"The Centers for Disease Control (CDC) states that millions of seniors fall annually. That's one in four of those over the age of sixty-five," said Attorney Connelly. "And the risk of falling once doubles the risks of falling again." Here are some statistics from the CDC about falls in older adults:
One of five falls causes a severe injury such as broken bones or a head injury.
Each year, three million older people are treated in emergency departments for fall injuries.
Over 800,000 patients are hospitalized yearly because of a fall injury, often a head injury or hip fracture.
Each year at least 300,000 older people are hospitalized for hip fractures.
More than 95% of hip fractures are caused by falling, usually by falling sideways.
Falls are the most common cause of traumatic brain injuries (TBI).
In 2015, the medical costs for falls totaled more than $50 billion. Medicare and Medicaid shouldered 75% of these costs.
"Those numbers are telling, but only account for the physical injuries," stated Attorney Connelly. "Emotional damage is also present, and this is often not addressed. Thankfully, the Department of Psychiatry at Weill Cornell University in New York is researching this. In a preliminary report, the researchers report that twenty-seven out of one hundred seniors who fell had symptoms of PTSD. So as the study progresses, we must recognize that falls also have an emotional impact that cannot be ignored, and the impact on a senior's life can be just as consequential as a physical injury."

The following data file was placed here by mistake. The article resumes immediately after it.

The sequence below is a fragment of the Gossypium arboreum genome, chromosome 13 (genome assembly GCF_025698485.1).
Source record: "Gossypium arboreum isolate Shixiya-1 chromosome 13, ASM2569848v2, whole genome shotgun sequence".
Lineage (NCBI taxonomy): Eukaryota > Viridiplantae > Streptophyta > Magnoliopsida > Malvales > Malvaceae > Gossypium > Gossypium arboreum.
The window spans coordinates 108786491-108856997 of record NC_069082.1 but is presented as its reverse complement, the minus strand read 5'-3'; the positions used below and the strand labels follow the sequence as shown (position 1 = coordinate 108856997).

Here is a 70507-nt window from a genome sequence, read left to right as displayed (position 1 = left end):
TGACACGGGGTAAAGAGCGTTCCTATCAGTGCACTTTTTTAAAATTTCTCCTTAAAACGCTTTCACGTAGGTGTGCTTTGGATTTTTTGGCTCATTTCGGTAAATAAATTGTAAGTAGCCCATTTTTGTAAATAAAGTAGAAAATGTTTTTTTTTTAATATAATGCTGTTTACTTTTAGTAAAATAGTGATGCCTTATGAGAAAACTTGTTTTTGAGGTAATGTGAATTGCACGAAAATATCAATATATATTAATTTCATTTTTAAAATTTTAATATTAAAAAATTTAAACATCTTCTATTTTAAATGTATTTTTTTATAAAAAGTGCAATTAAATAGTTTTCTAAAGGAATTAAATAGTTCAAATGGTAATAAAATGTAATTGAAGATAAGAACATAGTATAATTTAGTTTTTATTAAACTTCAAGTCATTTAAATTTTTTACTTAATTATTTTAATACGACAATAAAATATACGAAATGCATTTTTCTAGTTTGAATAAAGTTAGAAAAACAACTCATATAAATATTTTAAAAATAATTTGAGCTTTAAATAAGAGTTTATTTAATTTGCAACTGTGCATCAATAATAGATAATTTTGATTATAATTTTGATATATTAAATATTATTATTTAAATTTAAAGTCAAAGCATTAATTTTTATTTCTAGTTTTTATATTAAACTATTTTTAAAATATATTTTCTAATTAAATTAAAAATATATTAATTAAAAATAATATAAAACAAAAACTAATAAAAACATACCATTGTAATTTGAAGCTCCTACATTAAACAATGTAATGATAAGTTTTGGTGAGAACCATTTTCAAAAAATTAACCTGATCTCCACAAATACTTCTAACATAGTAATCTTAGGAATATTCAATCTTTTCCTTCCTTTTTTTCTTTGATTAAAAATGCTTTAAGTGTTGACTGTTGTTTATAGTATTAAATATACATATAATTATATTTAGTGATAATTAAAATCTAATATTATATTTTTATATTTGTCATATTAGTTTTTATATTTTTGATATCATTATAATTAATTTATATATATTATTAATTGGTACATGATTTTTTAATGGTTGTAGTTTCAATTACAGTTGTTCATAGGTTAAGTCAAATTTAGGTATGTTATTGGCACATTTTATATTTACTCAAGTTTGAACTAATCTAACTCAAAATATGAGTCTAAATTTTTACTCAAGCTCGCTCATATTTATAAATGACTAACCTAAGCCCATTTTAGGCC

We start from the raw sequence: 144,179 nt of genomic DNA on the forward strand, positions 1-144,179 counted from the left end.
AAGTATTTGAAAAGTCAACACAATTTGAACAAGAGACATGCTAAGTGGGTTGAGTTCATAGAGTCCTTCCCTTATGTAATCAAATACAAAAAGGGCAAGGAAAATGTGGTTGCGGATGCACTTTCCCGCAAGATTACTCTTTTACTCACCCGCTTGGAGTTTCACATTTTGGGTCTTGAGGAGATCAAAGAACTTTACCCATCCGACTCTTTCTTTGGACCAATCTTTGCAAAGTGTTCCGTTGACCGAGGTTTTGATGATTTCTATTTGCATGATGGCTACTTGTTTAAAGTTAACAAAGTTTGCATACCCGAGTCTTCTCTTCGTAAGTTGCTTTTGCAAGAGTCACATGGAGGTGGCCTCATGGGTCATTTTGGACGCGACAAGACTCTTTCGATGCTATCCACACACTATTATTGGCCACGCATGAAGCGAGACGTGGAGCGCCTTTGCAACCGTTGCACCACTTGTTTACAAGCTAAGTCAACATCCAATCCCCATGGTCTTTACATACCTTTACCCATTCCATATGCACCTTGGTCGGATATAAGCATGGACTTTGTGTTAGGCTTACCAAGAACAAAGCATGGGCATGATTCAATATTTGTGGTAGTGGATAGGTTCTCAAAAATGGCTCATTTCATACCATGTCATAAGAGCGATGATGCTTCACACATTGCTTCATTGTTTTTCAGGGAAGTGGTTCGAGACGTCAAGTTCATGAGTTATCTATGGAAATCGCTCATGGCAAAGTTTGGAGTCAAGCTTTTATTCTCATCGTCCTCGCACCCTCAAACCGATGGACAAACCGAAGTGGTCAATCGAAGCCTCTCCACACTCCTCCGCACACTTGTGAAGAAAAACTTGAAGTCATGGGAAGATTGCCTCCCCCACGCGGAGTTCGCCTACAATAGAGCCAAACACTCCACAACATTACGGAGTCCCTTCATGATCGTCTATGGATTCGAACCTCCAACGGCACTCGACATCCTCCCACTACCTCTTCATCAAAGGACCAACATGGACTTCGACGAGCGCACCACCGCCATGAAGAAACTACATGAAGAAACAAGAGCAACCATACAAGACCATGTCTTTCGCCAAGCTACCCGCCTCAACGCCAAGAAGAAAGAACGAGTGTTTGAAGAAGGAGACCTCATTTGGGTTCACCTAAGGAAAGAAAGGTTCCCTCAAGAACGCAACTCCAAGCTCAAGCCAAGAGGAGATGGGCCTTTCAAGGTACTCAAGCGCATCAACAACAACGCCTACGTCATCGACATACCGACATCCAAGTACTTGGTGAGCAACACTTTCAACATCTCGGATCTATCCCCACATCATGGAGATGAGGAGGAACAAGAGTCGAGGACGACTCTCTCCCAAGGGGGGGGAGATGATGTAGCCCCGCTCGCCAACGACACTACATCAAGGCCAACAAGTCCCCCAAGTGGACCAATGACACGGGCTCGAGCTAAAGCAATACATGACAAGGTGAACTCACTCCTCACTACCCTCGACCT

Some of the most common symptoms of PTSD are experienced by seniors who fall. They include:
Nightmares or flashbacks of the event.
Intense feelings of fear, anxiety, or guilt about the fall or inability to be a part of social events.
Difficulty remembering what happened during and after the fall, including being removed from the house and the rehab experience.
Avoiding talking about the incident or anything related to it.
Knowing the signs of PTSD and catching it early can help a senior avoid long-term issues resulting from not treating it.
What Can Help
"There are several things that can be put into place to help those experiencing PTSD or any emotional or behavioral response to their falls and the trauma associated with them," stated Attorney Connelly. These services include:
Individual Therapy - Meeting with a therapist one-to-one to help the senior cope with the anxiety associated with the event. Today, these treatments can begin in the home and even over the phone with Telehealth services, eventually progressing to leaving the house and going to the therapist's office.
Group Therapy - Such therapy is beneficial in letting those with PTSD from fall traumas understand that they are not alone in what they feel.
Family Therapy - This type of therapy is essential if family members are involved in the caretaking of the senior or if they spend considerable time with the senior. This therapy helps all concerned understand what the senior is experiencing and learn ways to support them.
Medication - Some pharmaceuticals can help seniors who cannot manage their symptoms through therapy alone. Most of these medicines are in the categories of antidepressants or anti-anxiety medications.
"Exploring the possibility of PTSD in seniors who experience falls is research still in its infancy," stated Attorney Connelly. "But it does make sense regarding the symptoms they experience following such an event and the treatment they need to address their mental health needs. We must also consider the other issues after the physical injury that could contribute to the development of PTSD, such as removal from the home, spending considerable time in rehab away from familiar surroundings, and anxiety about losing their independence. We truly need to do much more to meet the mental health needs of our seniors."